When I was in college I briefly shared a house with a bunch of swimmers who walked around naked, or mostly naked, most of the time. Far from being exhibitionists, they were simply used to being un-self-consciously naked around both men and women. At first I found the sight of their hard bodies disconcerting, but within a few days I joined in.

Even for me, a 19-yr-old used to walking around naked in high school sports-teams locker rooms, that transition in thinking about naked bodies in mixed-sex settings blew my mind, and changed me. So why do I feel so ambivalent about US soccer star Abby Wambach appearing in ESPN The Magazine‘s Body Issue, which features artistic naked shots of male and female Olympians?

My sister sent me this great video in which Wambach talks about her decision to do so in the same matter-of-fact terms that my college swimmer roommates would have. “I’m very comfortable with my body anyway,” she explains. “Most importantly, I want the shot to represent what we all are trying to capture here, and that’s just powerful, strong, athletic …. You don’t have to have the most cut up body to be a pro athlete. Bodies come in all different shapes. Bodies come in all different sizes. And my body is very different than most females’.” She continues to speak in feminist terms about beauty and empowerment — all of which I’m in 100% agreement.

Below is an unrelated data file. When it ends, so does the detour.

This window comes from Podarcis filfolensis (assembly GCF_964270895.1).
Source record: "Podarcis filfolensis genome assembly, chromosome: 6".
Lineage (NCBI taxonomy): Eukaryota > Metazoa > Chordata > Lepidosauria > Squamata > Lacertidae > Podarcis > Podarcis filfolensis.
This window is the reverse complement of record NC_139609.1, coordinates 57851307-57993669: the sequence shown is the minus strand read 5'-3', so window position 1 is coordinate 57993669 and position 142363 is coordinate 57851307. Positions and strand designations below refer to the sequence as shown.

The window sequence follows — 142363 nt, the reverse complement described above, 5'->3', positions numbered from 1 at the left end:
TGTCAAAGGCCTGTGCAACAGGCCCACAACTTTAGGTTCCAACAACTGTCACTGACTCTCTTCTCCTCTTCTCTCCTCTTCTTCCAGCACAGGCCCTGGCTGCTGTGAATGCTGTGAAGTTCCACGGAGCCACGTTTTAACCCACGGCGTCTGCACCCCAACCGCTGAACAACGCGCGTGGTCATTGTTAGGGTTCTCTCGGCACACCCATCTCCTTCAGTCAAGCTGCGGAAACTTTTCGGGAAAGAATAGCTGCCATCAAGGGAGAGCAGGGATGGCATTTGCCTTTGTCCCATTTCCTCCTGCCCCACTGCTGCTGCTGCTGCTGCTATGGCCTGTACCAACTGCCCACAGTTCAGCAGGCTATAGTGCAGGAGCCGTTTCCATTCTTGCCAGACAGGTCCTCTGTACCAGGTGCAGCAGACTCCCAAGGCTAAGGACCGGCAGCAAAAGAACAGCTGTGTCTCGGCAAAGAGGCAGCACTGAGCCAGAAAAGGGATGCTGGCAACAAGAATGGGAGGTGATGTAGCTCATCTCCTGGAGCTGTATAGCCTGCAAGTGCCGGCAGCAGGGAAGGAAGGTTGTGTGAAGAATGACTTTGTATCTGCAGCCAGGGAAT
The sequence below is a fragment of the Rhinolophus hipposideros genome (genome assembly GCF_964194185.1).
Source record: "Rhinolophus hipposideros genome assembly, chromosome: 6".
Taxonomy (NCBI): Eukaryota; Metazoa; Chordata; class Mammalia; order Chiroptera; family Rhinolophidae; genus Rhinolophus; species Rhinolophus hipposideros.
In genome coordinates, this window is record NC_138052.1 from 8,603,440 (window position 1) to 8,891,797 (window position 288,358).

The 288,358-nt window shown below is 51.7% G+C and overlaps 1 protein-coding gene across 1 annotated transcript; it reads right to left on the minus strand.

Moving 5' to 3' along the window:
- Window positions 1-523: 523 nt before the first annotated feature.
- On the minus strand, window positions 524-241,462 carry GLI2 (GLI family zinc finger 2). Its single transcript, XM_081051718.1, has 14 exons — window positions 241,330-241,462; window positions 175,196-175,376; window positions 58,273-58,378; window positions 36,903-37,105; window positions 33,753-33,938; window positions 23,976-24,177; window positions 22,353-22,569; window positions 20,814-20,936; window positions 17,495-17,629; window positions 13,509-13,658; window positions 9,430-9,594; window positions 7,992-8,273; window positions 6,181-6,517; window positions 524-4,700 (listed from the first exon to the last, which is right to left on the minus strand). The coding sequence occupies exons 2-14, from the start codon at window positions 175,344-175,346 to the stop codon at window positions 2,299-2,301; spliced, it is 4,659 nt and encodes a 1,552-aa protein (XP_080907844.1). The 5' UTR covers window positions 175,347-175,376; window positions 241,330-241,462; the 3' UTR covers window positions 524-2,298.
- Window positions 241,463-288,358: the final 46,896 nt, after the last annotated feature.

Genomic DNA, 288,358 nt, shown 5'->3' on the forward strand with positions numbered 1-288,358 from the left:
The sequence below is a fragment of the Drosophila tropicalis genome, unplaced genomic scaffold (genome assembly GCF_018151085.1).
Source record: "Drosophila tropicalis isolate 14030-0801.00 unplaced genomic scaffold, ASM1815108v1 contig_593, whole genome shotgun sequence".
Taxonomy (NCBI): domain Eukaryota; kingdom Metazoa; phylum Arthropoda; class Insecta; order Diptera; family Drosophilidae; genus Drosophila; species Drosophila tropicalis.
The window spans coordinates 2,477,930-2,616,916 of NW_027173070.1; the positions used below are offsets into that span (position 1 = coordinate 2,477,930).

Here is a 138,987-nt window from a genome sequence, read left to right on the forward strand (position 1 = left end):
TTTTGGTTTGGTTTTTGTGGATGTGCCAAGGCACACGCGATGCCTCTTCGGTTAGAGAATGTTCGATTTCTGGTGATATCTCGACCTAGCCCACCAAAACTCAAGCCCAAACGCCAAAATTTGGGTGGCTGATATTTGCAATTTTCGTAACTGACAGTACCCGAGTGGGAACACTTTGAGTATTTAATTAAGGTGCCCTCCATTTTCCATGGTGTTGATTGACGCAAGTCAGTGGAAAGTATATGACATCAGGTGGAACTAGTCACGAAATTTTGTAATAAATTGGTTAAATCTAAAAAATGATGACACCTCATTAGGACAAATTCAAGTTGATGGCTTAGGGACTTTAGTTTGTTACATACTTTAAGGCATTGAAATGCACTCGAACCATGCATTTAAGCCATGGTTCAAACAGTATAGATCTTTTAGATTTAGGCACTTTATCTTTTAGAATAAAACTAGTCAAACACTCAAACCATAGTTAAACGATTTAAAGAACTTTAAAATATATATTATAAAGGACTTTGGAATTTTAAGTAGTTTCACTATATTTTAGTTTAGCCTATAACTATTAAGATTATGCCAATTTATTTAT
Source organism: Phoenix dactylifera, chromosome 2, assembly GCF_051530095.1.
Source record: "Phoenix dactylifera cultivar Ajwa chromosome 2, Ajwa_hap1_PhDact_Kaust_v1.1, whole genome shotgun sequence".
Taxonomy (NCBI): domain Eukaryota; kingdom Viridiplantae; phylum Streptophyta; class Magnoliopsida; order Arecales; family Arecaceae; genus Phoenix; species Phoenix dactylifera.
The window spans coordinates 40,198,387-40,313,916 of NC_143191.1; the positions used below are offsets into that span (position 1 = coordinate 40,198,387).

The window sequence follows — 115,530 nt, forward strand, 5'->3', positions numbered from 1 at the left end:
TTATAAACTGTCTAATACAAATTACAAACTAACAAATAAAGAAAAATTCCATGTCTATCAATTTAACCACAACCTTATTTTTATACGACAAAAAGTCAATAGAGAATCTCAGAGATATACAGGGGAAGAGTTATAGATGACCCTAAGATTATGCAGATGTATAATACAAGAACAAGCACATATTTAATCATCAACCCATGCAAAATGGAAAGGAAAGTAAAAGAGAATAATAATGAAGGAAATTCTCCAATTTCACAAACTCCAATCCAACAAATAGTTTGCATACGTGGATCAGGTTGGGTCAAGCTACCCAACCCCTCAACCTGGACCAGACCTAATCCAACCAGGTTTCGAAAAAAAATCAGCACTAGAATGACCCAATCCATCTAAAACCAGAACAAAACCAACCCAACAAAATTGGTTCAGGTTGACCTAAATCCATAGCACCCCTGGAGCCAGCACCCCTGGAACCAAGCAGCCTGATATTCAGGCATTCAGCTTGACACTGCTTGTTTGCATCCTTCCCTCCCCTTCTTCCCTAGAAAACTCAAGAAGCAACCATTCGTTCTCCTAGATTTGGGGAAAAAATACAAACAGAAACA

Except. Aside from Paralympian rower Oksana Masters, whose lower legs were amputated when she was a child, the bodies represented in the magazine don’t represent different shapes and sizes. I mean, Abby, didn’t it occur to you that no matter how you feel about the feminist and empowering aspects of such a photo spread, the magazine is constructed by media moguls who only care about a very slightly expanded spectrum of one kind of body — which is lithe, gorgeous, and glossy-haired?

Where is Olympic weightlifter Holley Mangold? (who’s gorgeous and glossy-haired, BTW?)

Where’s Olympic marathoner Desiree Davila, who’s too busy running the pants off the rest of us to get all prettified and fake-suntanned for an ESPN photo shoot?

Where is Olympic shot put star Tia Brooks? Or the female boxers in the upper weight classes, whose upper-body strength might not be as impressive as Tia’s or Holley’s but still places them outside most magazine readers’ comfort zones when it comes to female beauty?

Lord knows I’m not ambivalent about Abby, or anything about the idea of looking at her naked. When she speaks so eloquently about her own physical difference and about the fact that she weighs 175 pounds, I believe she really does have the potential to change hearts and minds when it comes to what is “beautiful.”

But Abby, as much as my offer of marriage still stands, I’m so disappointed that you’re not more savvy about how your own views of your body don’t mitigate the ways that ESPN The Magazine uses your nakedness as a cheap gambit to sell issues (and ad time for the Olympics, which are largely being shown on the cable channel). The only differences between this issue and the Sports Illustrated Swimsuit Issue is a) there are no swimsuits, and b) the magazine shows pictures of naked men, too.

In short, this is really just a more gender-equitable, yet still narrow view of what our society deems attractive.

The gorgeously non-naked Queen Underwood, Olympic boxer